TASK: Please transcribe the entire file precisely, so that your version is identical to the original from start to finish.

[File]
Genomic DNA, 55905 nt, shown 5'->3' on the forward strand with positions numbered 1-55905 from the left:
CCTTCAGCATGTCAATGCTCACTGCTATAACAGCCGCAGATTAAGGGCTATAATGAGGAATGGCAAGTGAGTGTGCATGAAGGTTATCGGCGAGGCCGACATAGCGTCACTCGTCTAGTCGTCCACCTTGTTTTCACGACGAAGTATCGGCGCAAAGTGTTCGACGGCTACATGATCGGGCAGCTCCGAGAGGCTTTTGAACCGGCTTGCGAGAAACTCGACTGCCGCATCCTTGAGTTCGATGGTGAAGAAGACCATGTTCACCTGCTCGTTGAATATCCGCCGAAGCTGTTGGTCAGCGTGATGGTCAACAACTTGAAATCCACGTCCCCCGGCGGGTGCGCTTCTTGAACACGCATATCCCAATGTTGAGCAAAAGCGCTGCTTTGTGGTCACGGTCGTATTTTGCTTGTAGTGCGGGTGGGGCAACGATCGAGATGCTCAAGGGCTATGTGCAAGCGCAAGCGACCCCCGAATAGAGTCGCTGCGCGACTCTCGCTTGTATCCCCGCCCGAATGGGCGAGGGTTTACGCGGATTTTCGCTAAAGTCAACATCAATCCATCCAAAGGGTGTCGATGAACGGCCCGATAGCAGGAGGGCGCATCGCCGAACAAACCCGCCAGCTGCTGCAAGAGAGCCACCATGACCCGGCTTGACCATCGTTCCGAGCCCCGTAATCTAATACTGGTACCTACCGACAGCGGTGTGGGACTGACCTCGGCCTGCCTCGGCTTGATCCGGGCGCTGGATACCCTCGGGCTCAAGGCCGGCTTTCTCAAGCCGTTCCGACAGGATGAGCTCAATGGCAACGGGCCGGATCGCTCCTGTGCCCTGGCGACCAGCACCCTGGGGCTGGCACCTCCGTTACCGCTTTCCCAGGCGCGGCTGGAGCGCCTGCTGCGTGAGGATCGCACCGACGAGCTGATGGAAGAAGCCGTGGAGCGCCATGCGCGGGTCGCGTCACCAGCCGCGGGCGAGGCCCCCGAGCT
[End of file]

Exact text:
Genomic DNA, 55905 nt, shown 5'->3' on the forward strand with positions numbered 1-55905 from the left:
CCTTCAGCATGTCAATGCTCACTGCTATAACAGCCGCAGATTAAGGGCTATAATGAGGAATGGCAAGTGAGTGTGCATGAAGGTTATCGGCGAGGCCGACATAGCGTCACTCGTCTAGTCGTCCACCTTGTTTTCACGACGAAGTATCGGCGCAAAGTGTTCGACGGCTACATGATCGGGCAGCTCCGAGAGGCTTTTGAACCGGCTTGCGAGAAACTCGACTGCCGCATCCTTGAGTTCGATGGTGAAGAAGACCATGTTCACCTGCTCGTTGAATATCCGCCGAAGCTGTTGGTCAGCGTGATGGTCAACAACTTGAAATCCACGTCCCCCGGCGGGTGCGCTTCTTGAACACGCATATCCCAATGTTGAGCAAAAGCGCTGCTTTGTGGTCACGGTCGTATTTTGCTTGTAGTGCGGGTGGGGCAACGATCGAGATGCTCAAGGGCTATGTGCAAGCGCAAGCGACCCCCGAATAGAGTCGCTGCGCGACTCTCGCTTGTATCCCCGCCCGAATGGGCGAGGGTTTACGCGGATTTTCGCTAAAGTCAACATCAATCCATCCAAAGGGTGTCGATGAACGGCCCGATAGCAGGAGGGCGCATCGCCGAACAAACCCGCCAGCTGCTGCAAGAGAGCCACCATGACCCGGCTTGACCATCGTTCCGAGCCCCGTAATCTAATACTGGTACCTACCGACAGCGGTGTGGGACTGACCTCGGCCTGCCTCGGCTTGATCCGGGCGCTGGATACCCTCGGGCTCAAGGCCGGCTTTCTCAAGCCGTTCCGACAGGATGAGCTCAATGGCAACGGGCCGGATCGCTCCTGTGCCCTGGCGACCAGCACCCTGGGGCTGGCACCTCCGTTACCGCTTTCCCAGGCGCGGCTGGAGCGCCTGCTGCGTGAGGATCGCACCGACGAGCTGATGGAAGAAGCCGTGGAGCGCCATGCGCGGGTCGCGTCACCAGCCGCGGGCGAGGCCCCCGAGCT